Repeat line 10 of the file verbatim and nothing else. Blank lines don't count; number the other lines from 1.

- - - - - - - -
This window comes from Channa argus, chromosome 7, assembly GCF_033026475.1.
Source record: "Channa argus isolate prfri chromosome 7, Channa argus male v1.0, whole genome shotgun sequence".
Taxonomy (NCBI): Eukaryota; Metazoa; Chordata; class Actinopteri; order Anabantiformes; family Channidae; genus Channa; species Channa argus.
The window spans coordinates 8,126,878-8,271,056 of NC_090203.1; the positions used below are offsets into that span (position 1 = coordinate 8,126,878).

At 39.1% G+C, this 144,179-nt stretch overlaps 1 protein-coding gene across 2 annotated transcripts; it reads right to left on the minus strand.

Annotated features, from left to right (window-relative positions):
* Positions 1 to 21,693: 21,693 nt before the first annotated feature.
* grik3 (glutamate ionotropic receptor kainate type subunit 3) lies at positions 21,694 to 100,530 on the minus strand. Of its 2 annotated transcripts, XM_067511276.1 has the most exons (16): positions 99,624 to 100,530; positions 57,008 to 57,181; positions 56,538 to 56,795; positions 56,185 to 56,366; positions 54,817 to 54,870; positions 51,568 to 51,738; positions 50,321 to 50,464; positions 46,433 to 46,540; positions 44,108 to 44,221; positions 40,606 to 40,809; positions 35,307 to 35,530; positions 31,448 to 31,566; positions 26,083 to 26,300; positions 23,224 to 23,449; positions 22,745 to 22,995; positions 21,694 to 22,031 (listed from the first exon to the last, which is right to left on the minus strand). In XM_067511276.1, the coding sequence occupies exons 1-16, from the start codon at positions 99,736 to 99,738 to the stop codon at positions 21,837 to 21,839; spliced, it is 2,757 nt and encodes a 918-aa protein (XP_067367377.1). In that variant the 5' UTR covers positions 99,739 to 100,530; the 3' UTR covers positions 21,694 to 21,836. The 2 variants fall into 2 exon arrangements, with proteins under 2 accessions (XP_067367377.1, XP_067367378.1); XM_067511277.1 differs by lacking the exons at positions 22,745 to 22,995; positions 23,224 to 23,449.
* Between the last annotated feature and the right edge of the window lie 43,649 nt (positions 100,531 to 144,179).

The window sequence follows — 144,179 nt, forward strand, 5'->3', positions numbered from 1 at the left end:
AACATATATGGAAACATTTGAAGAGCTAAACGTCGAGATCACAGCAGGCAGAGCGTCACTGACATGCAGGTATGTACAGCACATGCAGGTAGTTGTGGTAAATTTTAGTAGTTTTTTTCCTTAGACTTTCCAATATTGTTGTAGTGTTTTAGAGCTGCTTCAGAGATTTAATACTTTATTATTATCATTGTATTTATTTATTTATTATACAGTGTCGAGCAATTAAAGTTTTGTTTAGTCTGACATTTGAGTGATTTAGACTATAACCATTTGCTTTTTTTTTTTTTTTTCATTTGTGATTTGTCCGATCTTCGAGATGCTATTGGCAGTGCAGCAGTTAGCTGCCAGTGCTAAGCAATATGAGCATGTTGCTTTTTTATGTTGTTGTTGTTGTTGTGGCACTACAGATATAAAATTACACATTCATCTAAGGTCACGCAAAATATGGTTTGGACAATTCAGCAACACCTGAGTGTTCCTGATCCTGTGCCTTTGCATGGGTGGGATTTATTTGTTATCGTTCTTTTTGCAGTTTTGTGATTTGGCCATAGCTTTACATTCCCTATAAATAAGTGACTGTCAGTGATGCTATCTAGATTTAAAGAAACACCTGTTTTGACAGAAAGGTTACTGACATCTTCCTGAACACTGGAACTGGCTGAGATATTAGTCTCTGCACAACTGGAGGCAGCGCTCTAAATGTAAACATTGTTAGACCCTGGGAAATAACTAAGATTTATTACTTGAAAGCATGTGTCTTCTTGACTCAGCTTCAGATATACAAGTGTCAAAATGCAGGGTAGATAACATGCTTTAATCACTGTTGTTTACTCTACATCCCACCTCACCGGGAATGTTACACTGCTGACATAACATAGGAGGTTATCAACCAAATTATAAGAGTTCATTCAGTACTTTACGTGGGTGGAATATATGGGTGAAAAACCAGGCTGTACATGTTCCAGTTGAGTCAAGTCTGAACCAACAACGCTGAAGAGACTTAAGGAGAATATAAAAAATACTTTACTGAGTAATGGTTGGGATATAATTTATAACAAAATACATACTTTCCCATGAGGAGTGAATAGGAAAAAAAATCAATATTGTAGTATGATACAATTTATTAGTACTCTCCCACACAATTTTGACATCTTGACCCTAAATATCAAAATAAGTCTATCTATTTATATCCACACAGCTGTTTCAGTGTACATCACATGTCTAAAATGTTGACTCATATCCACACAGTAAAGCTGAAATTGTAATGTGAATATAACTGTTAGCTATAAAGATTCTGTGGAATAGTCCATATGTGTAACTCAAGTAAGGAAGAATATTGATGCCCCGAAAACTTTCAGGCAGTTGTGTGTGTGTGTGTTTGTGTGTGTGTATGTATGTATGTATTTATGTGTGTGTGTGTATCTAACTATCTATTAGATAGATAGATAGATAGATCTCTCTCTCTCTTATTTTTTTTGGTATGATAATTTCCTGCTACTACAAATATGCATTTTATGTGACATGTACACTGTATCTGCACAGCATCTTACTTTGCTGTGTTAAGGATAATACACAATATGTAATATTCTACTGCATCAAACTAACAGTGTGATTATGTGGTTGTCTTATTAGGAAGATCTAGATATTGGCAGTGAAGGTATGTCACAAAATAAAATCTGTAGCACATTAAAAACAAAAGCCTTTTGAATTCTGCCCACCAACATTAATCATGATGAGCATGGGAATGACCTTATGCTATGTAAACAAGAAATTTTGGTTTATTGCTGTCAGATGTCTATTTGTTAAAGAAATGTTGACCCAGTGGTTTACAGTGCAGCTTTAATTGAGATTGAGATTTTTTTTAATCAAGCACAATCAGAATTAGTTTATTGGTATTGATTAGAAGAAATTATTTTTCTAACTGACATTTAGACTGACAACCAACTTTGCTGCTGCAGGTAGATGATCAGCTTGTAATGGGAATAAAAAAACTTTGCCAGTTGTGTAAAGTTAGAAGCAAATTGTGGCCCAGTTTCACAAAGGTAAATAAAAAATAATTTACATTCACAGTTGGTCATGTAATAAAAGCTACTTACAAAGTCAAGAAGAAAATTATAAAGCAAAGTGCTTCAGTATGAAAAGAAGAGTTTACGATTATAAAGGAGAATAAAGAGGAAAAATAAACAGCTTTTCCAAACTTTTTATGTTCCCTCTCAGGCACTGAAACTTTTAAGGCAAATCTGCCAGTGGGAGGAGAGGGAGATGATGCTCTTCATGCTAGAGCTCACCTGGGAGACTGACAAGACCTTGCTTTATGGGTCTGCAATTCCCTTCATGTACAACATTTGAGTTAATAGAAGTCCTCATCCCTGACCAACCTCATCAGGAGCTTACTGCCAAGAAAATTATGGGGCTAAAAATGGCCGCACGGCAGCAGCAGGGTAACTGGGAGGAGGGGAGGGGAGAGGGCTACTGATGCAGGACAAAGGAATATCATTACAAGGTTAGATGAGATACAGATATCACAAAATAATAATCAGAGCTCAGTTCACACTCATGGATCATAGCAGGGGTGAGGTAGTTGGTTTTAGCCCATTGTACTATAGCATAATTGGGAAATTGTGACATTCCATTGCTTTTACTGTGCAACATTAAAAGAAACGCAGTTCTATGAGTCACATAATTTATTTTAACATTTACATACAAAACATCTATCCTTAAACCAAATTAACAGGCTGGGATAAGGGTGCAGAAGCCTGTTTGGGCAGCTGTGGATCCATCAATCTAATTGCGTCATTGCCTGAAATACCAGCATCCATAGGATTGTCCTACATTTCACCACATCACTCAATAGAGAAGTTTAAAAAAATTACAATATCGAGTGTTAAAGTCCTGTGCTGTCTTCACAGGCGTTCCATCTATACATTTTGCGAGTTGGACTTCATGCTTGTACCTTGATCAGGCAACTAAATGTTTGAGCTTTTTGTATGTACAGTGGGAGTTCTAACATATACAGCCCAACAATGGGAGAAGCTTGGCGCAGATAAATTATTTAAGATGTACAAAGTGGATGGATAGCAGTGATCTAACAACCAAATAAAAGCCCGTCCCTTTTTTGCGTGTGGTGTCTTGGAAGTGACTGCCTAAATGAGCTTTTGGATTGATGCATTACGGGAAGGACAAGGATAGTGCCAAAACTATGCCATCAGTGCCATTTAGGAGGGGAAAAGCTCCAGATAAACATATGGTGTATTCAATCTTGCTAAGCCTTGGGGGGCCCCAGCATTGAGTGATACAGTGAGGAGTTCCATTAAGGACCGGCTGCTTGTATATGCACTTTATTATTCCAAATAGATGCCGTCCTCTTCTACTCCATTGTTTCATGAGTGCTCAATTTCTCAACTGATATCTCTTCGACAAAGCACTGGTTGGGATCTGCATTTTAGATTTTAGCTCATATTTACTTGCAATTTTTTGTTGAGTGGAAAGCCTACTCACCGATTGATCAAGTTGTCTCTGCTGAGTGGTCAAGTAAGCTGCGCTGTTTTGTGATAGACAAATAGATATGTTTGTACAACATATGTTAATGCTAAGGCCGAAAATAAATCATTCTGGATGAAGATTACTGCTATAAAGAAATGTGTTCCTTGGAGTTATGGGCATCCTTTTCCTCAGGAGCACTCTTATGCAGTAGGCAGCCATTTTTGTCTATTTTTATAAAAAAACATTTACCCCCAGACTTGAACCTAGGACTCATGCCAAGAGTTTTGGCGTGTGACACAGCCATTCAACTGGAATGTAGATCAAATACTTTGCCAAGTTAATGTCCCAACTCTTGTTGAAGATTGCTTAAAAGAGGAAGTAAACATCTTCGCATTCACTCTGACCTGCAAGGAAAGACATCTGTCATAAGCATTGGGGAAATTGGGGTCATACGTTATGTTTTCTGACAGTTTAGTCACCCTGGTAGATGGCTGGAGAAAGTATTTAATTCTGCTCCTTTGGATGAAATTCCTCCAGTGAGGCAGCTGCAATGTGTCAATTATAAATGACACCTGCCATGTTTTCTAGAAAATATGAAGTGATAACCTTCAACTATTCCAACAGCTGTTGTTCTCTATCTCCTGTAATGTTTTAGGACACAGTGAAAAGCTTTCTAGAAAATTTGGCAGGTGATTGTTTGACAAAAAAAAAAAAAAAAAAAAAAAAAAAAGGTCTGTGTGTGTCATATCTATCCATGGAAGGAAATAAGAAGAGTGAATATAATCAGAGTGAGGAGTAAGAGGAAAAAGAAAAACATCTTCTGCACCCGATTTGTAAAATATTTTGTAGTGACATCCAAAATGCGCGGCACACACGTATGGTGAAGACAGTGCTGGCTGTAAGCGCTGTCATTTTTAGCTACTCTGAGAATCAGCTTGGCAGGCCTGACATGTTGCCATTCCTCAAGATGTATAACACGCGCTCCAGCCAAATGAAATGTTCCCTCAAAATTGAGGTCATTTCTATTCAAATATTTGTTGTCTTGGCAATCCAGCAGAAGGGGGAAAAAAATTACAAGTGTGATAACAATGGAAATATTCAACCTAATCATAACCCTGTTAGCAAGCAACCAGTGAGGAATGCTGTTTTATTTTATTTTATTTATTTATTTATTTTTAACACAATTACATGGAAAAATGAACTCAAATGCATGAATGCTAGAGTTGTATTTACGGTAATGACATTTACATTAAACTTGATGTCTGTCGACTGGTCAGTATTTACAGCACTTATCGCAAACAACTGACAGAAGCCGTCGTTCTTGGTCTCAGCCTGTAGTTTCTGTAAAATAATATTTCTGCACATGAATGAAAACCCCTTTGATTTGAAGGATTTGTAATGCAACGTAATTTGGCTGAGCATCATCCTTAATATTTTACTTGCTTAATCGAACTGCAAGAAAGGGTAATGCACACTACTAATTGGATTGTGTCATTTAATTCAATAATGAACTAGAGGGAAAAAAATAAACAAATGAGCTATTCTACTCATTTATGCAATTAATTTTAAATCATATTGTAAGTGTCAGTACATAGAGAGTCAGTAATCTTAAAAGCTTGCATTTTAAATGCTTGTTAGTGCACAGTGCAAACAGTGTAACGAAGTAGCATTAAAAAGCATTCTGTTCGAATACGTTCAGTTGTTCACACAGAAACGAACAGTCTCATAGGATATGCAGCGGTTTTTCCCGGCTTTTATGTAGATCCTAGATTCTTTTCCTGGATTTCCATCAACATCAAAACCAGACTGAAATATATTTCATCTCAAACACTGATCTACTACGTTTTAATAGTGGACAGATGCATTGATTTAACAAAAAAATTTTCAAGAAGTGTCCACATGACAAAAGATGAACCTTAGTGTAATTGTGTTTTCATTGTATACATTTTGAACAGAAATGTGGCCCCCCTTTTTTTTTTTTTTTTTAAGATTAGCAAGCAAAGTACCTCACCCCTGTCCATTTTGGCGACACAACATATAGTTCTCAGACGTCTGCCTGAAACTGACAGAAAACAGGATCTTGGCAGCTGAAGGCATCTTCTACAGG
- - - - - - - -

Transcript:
The window sequence follows — 144,179 nt, forward strand, 5'->3', positions numbered from 1 at the left end: